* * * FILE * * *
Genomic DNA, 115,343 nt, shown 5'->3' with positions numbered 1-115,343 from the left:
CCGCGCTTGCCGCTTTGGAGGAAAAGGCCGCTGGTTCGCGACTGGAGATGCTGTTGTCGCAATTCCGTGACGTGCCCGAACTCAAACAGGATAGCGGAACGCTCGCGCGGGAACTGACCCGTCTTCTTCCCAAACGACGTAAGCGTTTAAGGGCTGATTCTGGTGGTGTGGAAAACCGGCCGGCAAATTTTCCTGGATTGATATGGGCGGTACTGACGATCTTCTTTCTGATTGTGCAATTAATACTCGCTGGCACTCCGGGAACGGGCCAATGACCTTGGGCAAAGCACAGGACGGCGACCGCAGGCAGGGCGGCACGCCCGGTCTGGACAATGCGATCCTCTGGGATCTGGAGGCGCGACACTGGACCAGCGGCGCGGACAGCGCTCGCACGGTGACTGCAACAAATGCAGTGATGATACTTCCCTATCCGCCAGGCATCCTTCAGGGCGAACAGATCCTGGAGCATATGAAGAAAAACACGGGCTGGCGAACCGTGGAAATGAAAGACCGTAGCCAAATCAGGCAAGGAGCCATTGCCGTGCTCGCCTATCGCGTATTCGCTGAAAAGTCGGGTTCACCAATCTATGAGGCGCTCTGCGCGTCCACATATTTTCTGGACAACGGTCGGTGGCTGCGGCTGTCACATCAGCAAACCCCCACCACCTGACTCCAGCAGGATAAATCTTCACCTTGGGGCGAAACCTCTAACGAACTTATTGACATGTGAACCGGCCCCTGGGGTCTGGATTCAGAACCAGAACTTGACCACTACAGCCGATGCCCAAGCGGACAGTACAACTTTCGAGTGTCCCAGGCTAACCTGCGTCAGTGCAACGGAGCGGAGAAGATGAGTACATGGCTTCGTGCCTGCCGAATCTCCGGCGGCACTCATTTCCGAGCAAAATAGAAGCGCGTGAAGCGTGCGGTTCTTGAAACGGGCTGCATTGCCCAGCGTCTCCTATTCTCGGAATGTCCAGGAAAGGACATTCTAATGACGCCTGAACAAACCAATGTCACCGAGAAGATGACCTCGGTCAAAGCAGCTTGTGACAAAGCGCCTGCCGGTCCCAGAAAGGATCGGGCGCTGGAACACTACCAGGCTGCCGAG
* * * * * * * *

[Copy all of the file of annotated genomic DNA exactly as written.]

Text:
Genomic DNA, 115,343 nt, shown 5'->3' with positions numbered 1-115,343 from the left:
CCGCGCTTGCCGCTTTGGAGGAAAAGGCCGCTGGTTCGCGACTGGAGATGCTGTTGTCGCAATTCCGTGACGTGCCCGAACTCAAACAGGATAGCGGAACGCTCGCGCGGGAACTGACCCGTCTTCTTCCCAAACGACGTAAGCGTTTAAGGGCTGATTCTGGTGGTGTGGAAAACCGGCCGGCAAATTTTCCTGGATTGATATGGGCGGTACTGACGATCTTCTTTCTGATTGTGCAATTAATACTCGCTGGCACTCCGGGAACGGGCCAATGACCTTGGGCAAAGCACAGGACGGCGACCGCAGGCAGGGCGGCACGCCCGGTCTGGACAATGCGATCCTCTGGGATCTGGAGGCGCGACACTGGACCAGCGGCGCGGACAGCGCTCGCACGGTGACTGCAACAAATGCAGTGATGATACTTCCCTATCCGCCAGGCATCCTTCAGGGCGAACAGATCCTGGAGCATATGAAGAAAAACACGGGCTGGCGAACCGTGGAAATGAAAGACCGTAGCCAAATCAGGCAAGGAGCCATTGCCGTGCTCGCCTATCGCGTATTCGCTGAAAAGTCGGGTTCACCAATCTATGAGGCGCTCTGCGCGTCCACATATTTTCTGGACAACGGTCGGTGGCTGCGGCTGTCACATCAGCAAACCCCCACCACCTGACTCCAGCAGGATAAATCTTCACCTTGGGGCGAAACCTCTAACGAACTTATTGACATGTGAACCGGCCCCTGGGGTCTGGATTCAGAACCAGAACTTGACCACTACAGCCGATGCCCAAGCGGACAGTACAACTTTCGAGTGTCCCAGGCTAACCTGCGTCAGTGCAACGGAGCGGAGAAGATGAGTACATGGCTTCGTGCCTGCCGAATCTCCGGCGGCACTCATTTCCGAGCAAAATAGAAGCGCGTGAAGCGTGCGGTTCTTGAAACGGGCTGCATTGCCCAGCGTCTCCTATTCTCGGAATGTCCAGGAAAGGACATTCTAATGACGCCTGAACAAACCAATGTCACCGAGAAGATGACCTCGGTCAAAGCAGCTTGTGACAAAGCGCCTGCCGGTCCCAGAAAGGATCGGGCGCTGGAACACTACCAGGCTGCCGAG